Published: Aug 01, 2009 02:00 AM
Modified: Jul 30, 2009 08:31 PM
A new crime study shows Durham in the middle of the pack for similar-sized Southeastern cities.
Durham ranked sixth for violent crime and seventh for property crime among 11 cities of like size and socioeconomic makeup, according to the 2008 Durham Crime Comparative compiled by the Durham Convention and Visitors Burea.
The data, to be presented at the next meeting of the Durham Crime Cabinet, runs counter to the widespread perception that the Bull City is more dangerous than other cities.
"We have a bad reputation, and that reputation is not supported by the facts," neighborhood activist Newman Aguiar said Thursday.
"I think people [will be] surprised by it," he said. "They shouldn't be. The perception is far from reality."
The annual report, developed in coordination with the Durham Police Department is based on crime statistics reported to the federal government and is designed to put Durham's crime in perspective. It ranks Durham and the City of Durham/Durham County combined against 10 Southeast counterparts as well as 27 cities nationwide.
For violent crime, Durham had 830 incidents per 100,000 people last year, 1 percent above the 11 Southeastern cities average but 14 percent below the 28-peer cities average. Greensboro; Winston-Salem; Grand Rapids, Mich.; Rochester, N.Y.; and others reported more violent crime per capita.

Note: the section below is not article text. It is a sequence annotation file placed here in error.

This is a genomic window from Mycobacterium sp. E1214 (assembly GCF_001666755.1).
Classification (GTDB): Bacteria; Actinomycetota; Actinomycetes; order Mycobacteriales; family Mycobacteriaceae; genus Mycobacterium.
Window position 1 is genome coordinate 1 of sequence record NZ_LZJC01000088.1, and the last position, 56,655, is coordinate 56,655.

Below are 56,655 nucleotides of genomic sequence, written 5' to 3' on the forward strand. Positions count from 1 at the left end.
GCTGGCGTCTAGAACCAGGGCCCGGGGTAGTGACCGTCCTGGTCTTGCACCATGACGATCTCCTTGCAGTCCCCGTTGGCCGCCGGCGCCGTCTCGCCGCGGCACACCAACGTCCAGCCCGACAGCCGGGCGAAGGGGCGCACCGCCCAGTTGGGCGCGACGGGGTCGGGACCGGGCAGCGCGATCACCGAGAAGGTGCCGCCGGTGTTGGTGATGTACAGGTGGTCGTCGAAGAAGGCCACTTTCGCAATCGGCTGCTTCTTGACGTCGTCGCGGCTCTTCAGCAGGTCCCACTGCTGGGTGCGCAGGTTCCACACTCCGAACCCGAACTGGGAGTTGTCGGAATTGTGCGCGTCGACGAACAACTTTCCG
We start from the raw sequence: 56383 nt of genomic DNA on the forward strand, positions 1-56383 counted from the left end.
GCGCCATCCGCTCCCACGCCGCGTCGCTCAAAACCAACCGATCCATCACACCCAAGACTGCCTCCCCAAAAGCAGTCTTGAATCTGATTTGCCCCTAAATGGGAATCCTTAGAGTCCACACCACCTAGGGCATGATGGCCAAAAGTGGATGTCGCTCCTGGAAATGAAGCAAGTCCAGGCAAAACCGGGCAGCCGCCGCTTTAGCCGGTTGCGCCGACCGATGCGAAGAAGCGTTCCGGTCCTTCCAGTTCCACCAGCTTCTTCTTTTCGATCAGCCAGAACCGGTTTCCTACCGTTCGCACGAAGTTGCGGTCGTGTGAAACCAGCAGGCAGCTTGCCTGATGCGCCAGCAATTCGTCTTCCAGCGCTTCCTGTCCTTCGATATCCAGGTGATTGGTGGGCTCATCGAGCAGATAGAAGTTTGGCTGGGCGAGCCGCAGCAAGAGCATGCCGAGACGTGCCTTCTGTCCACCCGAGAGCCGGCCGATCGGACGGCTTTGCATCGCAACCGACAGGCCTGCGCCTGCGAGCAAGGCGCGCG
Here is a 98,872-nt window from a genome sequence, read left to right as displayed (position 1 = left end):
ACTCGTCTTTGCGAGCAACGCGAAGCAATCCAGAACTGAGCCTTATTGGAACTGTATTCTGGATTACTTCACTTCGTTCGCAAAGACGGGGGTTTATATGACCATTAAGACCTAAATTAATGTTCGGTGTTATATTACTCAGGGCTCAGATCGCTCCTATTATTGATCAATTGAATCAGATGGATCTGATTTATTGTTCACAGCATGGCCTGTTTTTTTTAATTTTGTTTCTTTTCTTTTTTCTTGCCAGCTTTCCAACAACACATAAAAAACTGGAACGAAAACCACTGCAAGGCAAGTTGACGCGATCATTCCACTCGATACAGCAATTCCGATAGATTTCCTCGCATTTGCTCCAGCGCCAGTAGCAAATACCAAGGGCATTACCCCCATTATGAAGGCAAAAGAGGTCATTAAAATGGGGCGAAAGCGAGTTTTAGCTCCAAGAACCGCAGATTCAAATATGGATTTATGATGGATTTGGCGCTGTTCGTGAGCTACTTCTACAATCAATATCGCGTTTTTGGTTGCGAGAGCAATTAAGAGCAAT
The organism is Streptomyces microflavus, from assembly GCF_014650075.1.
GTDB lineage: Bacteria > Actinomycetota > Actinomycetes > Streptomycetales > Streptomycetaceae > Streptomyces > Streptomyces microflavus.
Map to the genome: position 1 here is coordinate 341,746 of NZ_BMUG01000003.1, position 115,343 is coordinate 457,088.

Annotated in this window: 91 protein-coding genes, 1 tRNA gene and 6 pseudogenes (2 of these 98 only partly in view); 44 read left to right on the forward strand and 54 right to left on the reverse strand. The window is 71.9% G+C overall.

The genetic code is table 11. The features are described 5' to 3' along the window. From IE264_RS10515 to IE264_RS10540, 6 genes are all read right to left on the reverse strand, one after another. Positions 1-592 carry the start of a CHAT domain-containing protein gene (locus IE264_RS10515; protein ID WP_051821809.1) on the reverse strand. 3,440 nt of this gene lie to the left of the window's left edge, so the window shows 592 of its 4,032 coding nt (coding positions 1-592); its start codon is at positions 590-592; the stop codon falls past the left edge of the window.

For property crimes, Durham had 5,443 incidents per 100,000 people, 5 percent below the Southeastern cities average and 12 percent below the 28-peer cities average. Greensboro; Winston-Salem; Augusta, Ga; Little Rock, Ark; Salt Lake City, Utah; and others reported more property crime per capita.
"People need to have a tool like this to make comparisons," said Reyn Bowman, executive director of the Durham Convention and Visitors Bureau. "Often stigmas are formed without any logic."
Too often, Durham gets compared to Raleigh and Chapel Hill because they are next door when those cities have far different populations in terms of poverty and other socio-economic factors, he said.
The data also places Durham in quartiles. For example, Durham was in the second-lowest quartile for property crimes. It ranked in the third quartile for violent crime but only in the second quartile for homicide and rape.
Local experts have used the data from previous reports to see where Durham is faring better or worse than its peers, Bowman said. They have then looked at the peers to see what those cities have done in areas Durham needs to work on.
Aguiar, a veteran of the Durham Police Department's Partners Against Crime program, also serves on the Tourism Development Authority, the board that oversees the visitors bureau. He acknowledged the group's compiling the report could make some suspicious of its findings. But the peer cities can change from year to year and some recently added cities had less crime than Durham, not more, he said. Adding them made the Bull City look worse, not better.
"People mistakenly believe this is an effort at marketing, or reframing the information," he said. "But that has never been the purpose. We don't want to paint a picture of Durham that's inaccurate."